While there are plenty of dull-looking examples, beetles as a group include a lot of striking insects.
The earliest days that feel like spring rather than late winter are among my favorite days of the year — after the last of the snow has melted, and plants are just starting to break out of dormancy. It’s a time when the world still looks dead and it’s hard to imagine any insects stirring, until you look more closely and see that, in fact, a surprising variety of hardy bugs are on the move.
Following a crummy winter, it was not until this past weekend that it felt like spring had taken charge on the Vineyard. Sunday was not quite as warm as the bright sun suggested — our thermometer read 42 around noon. But the ground was thawing, and I inevitably ended up in Correllus State Forest, where sun-warmed soil along the fire lanes yields interesting early-season arthropods, as early as mid-March in some years.
It takes a certain amount of audacity for a cold-blooded insect to be out and about at this point in the season. A week ago, there was snow on the ground, and temperature at night still drops regularly below freezing. But the sun, shining stronger and longer with every day, can easily heat an insect up to operating temperature. For the relatively few insects that have mastered the problem of freezing while they’re in an active state, early spring is perfectly workable.
While there are plenty of dull-looking examples, beetles as a group include a lot of striking insects. An excellent example would be the so-called “oil beetle” I ran into on Sunday. More formally it’s a species (I can’t tell which one) in the genus Meloe. The six or eight species that seem possible on the Vineyard differ only in very subtle ways, but the odd qualities they share go well beyond the bloated, almost wingless, glossy black form these inch-long beetles take as adults. I find what I assume is the same species more springs than not on the same stretch of fire lane, and it makes me happy that I know a place where I can reliably find such a creature.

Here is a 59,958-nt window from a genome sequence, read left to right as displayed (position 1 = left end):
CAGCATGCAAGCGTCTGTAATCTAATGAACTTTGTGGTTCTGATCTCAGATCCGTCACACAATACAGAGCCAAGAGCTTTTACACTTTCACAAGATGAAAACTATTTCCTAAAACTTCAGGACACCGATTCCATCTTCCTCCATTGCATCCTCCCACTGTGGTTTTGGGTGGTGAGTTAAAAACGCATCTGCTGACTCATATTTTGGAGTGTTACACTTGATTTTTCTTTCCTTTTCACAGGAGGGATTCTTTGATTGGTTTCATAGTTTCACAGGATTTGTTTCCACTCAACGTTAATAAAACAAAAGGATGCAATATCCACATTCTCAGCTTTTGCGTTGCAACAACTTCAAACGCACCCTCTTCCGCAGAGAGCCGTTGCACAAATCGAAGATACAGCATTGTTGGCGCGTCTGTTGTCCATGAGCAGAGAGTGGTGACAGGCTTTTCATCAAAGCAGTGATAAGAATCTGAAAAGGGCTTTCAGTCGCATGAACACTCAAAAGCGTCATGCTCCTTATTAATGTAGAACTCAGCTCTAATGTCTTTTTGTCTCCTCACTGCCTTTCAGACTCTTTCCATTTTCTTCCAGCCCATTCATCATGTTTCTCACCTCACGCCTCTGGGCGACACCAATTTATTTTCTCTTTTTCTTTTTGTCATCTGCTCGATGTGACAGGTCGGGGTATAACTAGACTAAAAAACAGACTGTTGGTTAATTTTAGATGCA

The name “oil beetle” (or “blister beetle,” a more general name for the entire family) derives from a bizarre defensive trait these insects have evolved. By and large, they’re sluggish insects, and you can tell by its looks that they are flightless and about as agile as a washing machine. But don’t mess with them. When disturbed, they’re said to exude a caustic chemical from their joints, a juice gnarly enough to raise blisters. This is not something I’ve felt it necessary to confirm by personal experience!
The life cycle of Meloe is bizarre as well, at least to human sensibilities, though it’s actually pretty tame by insect standards. Like most blister beetles, the members of this genus are known to be parasites of ground-nesting, solitary bees. Living as individuals rather than in colonies, such bees lay their eggs in burrows they’ve provisioned with pollen or other food for their offspring to eat while developing. In effect, a bee nest is a little cache of resources, and blister beetles, like a surprising number of other insects, have found a way to purloin it.
Blister beetles exploit the frugal provisioning habits of the bee by laying their eggs on flowers that the bees are likely to shop at. The larval beetle — which are even homelier than the adults if that’s possible — simply latch onto a bee’s body hair and hitch a ride to a burrow that’s being provisioned. There, the beetle grub lives on whatever the adult bee provides, and occasionally on the eggs or larvae she has produced.
At least some blister beetles reportedly locate areas rich in the appropriate kind of bee, whether by detecting the bees themselves or perhaps just by having an instinctive love of the same habitat the bees prefer. And while the associations of parasites and hosts is a vast subject that we know very little about, at least some blister beetle species are known to successfully parasitize only very specific bee species. Again, such tight and obligatory relationships aren’t unusual in the insect world.
Oddly, a second blister beetle species was on the move on Sunday, one that I had never encountered before. Tricrania sanguinipennis (it seems to have no common name) is smaller and has a more conventional shape than its cousin Meloe, with a prettier orange-and-black color scheme. But it shares much of the same biology. The females of both these species will mate and lay eggs in carefully selected sites as the spring progresses. The resulting larvae will waylay the requisite bees and, after maturing underground during the course of the summer, overwinter until the earliest spring days next year.
When I’ll be looking for them.